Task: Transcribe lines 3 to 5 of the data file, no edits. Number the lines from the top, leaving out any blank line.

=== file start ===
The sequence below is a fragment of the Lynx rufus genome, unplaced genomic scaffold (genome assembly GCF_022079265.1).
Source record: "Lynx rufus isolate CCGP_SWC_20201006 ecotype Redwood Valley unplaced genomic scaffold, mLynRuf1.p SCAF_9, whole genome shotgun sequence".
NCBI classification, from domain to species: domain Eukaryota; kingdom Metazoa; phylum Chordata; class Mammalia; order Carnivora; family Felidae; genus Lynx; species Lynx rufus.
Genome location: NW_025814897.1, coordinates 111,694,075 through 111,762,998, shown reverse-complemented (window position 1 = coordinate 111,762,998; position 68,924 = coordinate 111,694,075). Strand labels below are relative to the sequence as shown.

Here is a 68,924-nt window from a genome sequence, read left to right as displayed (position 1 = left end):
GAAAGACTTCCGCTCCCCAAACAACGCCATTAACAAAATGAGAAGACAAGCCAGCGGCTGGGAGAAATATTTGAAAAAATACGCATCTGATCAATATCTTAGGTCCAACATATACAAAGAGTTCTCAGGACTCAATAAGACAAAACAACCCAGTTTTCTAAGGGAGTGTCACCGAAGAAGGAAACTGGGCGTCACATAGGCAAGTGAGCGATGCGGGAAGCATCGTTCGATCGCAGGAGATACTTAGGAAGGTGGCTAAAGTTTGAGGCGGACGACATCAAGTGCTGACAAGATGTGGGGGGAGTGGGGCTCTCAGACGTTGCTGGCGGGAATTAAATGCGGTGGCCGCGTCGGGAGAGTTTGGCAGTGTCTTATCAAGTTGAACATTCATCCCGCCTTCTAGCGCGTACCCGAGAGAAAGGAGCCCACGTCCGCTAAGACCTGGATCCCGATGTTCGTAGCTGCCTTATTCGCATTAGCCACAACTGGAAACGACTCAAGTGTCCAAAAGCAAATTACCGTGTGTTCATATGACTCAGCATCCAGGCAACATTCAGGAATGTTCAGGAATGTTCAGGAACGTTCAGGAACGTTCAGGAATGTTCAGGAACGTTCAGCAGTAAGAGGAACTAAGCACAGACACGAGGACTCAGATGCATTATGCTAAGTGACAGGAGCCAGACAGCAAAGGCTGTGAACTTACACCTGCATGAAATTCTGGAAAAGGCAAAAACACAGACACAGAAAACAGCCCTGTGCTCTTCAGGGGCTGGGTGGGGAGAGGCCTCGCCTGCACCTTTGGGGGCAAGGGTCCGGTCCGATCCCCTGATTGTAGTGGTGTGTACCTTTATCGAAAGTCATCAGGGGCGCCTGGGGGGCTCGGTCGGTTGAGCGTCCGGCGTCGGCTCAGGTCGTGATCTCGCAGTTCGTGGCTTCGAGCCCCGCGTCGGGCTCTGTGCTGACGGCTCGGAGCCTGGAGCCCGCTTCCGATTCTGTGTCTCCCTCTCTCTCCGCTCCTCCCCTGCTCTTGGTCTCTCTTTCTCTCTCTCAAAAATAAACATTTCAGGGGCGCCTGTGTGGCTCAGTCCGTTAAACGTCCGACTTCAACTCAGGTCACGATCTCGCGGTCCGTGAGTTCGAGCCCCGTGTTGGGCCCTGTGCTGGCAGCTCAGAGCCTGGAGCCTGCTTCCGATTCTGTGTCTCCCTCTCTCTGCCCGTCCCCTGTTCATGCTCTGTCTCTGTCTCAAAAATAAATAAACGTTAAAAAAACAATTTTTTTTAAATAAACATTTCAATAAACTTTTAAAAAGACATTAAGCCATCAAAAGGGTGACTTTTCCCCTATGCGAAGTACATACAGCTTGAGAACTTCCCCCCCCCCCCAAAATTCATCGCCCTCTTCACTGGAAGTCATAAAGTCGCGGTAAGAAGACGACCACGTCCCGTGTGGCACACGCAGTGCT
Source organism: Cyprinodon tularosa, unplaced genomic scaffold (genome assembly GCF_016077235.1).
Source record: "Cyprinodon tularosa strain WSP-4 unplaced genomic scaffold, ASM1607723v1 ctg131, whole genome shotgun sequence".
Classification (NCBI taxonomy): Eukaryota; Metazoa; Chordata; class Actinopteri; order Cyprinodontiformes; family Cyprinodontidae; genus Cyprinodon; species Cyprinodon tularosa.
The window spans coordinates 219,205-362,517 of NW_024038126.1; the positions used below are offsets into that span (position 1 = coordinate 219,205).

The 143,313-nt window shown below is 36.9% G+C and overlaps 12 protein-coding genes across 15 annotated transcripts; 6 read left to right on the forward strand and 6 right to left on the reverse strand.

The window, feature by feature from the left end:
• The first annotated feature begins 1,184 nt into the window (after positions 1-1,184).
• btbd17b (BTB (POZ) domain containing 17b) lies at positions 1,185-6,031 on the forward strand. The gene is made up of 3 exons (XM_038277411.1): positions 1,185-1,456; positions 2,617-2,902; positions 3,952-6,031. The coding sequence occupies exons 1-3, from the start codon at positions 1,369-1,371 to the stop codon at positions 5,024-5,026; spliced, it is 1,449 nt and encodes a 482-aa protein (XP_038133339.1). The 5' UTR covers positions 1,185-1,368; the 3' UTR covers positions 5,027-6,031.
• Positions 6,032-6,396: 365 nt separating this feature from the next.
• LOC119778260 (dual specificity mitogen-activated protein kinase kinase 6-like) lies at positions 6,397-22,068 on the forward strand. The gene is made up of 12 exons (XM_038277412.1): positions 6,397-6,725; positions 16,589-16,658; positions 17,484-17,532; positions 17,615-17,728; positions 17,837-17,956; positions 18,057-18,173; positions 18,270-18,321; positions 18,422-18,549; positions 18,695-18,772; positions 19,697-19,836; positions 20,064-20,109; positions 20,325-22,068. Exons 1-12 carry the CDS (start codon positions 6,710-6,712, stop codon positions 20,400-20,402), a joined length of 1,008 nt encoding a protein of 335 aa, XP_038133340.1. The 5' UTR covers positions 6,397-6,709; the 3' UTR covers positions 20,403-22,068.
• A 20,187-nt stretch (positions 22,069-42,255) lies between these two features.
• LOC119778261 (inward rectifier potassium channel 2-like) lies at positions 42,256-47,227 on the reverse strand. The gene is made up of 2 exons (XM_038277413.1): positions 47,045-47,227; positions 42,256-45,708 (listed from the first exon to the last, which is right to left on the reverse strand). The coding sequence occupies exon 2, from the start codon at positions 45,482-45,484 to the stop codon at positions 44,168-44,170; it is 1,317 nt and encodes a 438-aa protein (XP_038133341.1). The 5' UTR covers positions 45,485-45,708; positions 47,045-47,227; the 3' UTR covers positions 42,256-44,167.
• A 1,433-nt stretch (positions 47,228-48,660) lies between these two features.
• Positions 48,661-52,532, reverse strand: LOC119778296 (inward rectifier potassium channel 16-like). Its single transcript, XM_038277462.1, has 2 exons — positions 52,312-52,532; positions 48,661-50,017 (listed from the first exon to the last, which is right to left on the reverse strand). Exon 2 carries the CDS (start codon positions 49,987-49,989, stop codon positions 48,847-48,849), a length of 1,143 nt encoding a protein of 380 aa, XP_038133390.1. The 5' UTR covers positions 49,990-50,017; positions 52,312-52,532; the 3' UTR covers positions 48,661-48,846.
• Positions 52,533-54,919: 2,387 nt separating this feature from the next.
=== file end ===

NCBI classification, from domain to species: domain Eukaryota; kingdom Metazoa; phylum Chordata; class Mammalia; order Carnivora; family Felidae; genus Lynx; species Lynx rufus.
Genome location: NW_025814897.1, coordinates 111,694,075 through 111,762,998, shown reverse-complemented (window position 1 = coordinate 111,762,998; position 68,924 = coordinate 111,694,075). Strand labels below are relative to the sequence as shown.

Here is a 68,924-nt window from a genome sequence, read left to right as displayed (position 1 = left end):